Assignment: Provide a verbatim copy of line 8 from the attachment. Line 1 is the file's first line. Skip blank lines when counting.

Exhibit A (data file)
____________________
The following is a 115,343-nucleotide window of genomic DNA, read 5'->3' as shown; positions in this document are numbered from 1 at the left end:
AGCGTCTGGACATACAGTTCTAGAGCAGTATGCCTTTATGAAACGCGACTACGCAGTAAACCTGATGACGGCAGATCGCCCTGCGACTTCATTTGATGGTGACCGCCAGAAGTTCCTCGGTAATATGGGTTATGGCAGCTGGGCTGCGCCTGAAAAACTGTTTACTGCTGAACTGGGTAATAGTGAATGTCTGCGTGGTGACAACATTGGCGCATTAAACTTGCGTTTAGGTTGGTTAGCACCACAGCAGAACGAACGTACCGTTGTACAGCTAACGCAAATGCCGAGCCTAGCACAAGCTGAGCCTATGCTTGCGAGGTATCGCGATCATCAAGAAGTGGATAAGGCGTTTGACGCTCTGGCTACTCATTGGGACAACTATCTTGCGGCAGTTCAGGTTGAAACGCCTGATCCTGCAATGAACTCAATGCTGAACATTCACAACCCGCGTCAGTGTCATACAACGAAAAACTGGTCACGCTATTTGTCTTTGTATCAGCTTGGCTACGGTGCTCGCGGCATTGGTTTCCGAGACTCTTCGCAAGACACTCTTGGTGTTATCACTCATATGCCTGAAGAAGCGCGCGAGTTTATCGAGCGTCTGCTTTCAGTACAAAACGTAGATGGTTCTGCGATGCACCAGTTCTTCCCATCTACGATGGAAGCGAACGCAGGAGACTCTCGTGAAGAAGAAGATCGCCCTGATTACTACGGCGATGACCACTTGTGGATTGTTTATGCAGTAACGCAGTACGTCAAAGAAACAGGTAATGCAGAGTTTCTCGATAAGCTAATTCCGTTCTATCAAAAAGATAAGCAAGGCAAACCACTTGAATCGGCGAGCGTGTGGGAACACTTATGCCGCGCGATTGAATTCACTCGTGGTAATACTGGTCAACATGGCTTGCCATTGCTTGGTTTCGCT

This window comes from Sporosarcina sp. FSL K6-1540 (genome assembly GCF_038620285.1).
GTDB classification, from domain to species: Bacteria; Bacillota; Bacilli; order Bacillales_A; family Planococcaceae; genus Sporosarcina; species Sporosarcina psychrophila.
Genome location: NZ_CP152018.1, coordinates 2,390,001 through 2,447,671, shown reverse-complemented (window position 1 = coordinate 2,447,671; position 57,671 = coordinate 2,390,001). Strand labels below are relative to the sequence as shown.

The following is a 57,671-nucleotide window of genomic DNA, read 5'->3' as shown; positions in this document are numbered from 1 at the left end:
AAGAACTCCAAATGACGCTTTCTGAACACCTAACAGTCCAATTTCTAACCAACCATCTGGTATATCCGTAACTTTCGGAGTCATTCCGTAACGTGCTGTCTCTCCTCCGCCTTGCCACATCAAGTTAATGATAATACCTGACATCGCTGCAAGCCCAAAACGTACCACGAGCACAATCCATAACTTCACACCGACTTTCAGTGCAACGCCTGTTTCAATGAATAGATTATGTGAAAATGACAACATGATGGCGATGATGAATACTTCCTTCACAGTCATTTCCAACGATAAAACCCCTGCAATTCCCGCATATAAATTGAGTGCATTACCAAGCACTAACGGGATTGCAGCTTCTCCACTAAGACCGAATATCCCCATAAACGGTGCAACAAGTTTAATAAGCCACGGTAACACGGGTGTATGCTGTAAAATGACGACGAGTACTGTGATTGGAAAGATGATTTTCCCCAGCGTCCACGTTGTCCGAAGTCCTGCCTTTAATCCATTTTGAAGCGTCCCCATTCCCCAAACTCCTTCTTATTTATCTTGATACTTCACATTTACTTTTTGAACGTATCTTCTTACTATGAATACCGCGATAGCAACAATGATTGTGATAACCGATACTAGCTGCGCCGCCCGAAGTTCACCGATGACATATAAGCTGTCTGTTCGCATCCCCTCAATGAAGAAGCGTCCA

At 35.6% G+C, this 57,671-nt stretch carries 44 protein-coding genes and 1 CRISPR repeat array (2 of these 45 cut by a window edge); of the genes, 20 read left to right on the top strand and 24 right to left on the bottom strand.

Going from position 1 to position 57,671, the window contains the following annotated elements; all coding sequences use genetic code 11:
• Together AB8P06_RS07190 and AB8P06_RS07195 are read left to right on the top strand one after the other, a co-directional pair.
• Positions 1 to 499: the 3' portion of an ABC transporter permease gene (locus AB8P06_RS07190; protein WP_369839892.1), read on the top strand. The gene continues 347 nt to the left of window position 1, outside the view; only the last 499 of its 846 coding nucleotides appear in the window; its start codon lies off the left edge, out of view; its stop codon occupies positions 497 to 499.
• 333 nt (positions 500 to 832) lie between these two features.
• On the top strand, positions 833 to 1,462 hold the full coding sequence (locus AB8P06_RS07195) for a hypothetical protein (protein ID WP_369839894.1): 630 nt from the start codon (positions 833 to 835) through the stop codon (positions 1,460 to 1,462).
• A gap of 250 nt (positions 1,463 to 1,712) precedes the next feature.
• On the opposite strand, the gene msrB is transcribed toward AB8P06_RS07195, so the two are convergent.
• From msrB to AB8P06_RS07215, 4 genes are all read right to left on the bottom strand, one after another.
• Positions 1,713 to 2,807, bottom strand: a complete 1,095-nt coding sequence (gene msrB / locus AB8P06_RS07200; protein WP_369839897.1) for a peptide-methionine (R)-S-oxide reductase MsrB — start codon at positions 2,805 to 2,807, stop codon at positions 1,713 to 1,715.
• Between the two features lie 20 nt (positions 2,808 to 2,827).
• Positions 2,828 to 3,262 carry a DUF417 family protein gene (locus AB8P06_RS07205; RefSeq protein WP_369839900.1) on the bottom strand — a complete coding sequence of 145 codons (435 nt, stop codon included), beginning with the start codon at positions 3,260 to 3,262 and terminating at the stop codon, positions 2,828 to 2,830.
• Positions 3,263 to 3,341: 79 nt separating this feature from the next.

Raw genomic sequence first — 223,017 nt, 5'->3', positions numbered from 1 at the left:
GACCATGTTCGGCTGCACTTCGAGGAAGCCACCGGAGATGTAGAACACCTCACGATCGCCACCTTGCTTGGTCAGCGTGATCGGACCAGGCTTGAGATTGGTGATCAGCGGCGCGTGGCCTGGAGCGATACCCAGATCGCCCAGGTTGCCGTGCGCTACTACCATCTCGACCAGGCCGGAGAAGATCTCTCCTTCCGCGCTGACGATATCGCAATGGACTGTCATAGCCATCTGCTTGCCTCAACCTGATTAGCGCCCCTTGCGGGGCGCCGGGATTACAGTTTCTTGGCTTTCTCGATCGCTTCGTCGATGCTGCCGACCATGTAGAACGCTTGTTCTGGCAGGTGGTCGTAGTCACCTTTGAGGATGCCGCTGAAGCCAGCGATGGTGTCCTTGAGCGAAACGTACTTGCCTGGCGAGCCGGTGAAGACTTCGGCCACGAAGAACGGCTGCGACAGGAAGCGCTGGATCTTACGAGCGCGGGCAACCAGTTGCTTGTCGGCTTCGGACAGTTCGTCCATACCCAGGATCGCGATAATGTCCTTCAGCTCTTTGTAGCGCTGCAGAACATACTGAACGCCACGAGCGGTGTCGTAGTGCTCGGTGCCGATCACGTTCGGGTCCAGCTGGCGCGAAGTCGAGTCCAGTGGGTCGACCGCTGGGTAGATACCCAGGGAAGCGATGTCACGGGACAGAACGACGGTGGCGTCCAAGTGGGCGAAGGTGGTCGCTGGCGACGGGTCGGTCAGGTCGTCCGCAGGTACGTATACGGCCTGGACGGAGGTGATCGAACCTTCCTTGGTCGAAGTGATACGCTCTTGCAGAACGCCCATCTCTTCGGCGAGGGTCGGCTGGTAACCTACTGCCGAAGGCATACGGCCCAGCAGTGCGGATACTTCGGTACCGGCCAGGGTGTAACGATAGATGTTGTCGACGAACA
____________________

At 35.6% G+C, this 57,671-nt stretch carries 44 protein-coding genes and 1 CRISPR repeat array (2 of these 45 cut by a window edge); of the genes, 20 read left to right on the top strand and 24 right to left on the bottom strand.